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From Latin dominium through Middle English daunger and Anglo-French dangier
- (obsolete) Able to harm; subjection or liability to penalty. See In one's danger, below.
- "You stand within his danger, do you not?" (Shakespeare, Merchant of Venice, 4:1:180)
- (obsolete) Difficulty; sparingness.
- (obsolete) Coyness; disdainful behavior.
- (obsolete) A place where one is in the hands of the enemy.
- Exposure to liable harm.
- "Danger is a good teacher, and makes apt scholars" (Hazlitt, Table talk).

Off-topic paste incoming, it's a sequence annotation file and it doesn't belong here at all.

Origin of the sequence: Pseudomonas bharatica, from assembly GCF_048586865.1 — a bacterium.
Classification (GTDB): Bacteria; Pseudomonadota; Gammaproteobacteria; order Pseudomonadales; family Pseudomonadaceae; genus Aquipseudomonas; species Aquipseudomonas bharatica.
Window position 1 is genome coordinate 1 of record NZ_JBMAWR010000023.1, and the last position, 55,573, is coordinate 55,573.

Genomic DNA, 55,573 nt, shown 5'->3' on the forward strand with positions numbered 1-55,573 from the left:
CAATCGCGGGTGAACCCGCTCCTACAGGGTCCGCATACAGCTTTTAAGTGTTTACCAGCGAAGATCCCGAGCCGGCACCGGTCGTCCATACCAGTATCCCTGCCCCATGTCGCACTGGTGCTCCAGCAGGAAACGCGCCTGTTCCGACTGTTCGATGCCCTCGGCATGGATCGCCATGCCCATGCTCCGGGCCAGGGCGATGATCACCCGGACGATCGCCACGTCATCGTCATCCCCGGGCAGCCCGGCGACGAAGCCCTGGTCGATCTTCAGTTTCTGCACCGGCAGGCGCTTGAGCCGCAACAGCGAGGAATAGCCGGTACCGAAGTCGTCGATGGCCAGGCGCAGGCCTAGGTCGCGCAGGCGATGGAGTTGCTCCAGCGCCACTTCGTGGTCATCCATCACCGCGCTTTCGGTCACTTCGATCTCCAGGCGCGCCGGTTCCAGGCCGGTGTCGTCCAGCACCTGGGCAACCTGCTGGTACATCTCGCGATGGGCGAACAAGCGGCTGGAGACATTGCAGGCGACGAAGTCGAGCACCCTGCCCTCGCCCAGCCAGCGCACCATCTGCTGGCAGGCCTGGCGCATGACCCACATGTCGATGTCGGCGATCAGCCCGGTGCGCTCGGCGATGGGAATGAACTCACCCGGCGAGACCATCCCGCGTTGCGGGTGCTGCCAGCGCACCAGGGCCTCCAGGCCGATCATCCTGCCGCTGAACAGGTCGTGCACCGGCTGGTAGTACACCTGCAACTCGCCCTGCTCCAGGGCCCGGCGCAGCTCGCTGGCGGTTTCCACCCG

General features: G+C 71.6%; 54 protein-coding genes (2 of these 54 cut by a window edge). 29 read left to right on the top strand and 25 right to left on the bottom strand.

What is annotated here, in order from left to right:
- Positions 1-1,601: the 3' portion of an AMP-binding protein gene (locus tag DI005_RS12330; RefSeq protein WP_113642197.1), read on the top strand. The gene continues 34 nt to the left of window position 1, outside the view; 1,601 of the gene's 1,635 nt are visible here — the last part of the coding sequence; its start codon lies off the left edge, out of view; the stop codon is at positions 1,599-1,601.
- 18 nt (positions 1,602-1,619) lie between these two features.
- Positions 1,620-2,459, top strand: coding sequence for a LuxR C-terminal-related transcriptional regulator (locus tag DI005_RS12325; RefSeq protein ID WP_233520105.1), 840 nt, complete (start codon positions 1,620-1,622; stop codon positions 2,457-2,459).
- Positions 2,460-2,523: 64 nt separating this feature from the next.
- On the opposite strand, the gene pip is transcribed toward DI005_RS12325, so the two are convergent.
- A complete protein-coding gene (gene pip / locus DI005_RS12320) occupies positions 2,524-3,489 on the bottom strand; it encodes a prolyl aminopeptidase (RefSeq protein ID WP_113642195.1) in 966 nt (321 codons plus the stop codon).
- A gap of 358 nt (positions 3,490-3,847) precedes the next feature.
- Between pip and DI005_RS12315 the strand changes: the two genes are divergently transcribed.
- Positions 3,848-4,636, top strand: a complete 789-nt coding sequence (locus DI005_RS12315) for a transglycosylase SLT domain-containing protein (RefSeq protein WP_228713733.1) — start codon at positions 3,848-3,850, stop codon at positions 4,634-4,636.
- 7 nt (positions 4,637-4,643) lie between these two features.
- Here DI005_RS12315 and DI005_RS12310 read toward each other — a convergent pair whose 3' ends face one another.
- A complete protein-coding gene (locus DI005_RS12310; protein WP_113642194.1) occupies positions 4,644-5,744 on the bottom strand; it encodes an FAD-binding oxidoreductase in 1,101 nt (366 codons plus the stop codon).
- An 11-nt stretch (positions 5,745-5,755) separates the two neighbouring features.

- An instance or cause of liable harm.
- "Two territorial questions..unsettled..each of which was a positive danger to the peace of Europe" (Times, 5 Sept. 3/2).
- "We put a Sting in him, / That at his will he may doe danger with" (Shakespeare, Julius Caesar, 2:1:17).
- The translations below need to be checked and inserted above into the appropriate translation tables, removing any numbers. Numbers do not necessarily match those in definitions. See instructions at Help:How to check translations.
Third person singular
- Oxford English Dictionary
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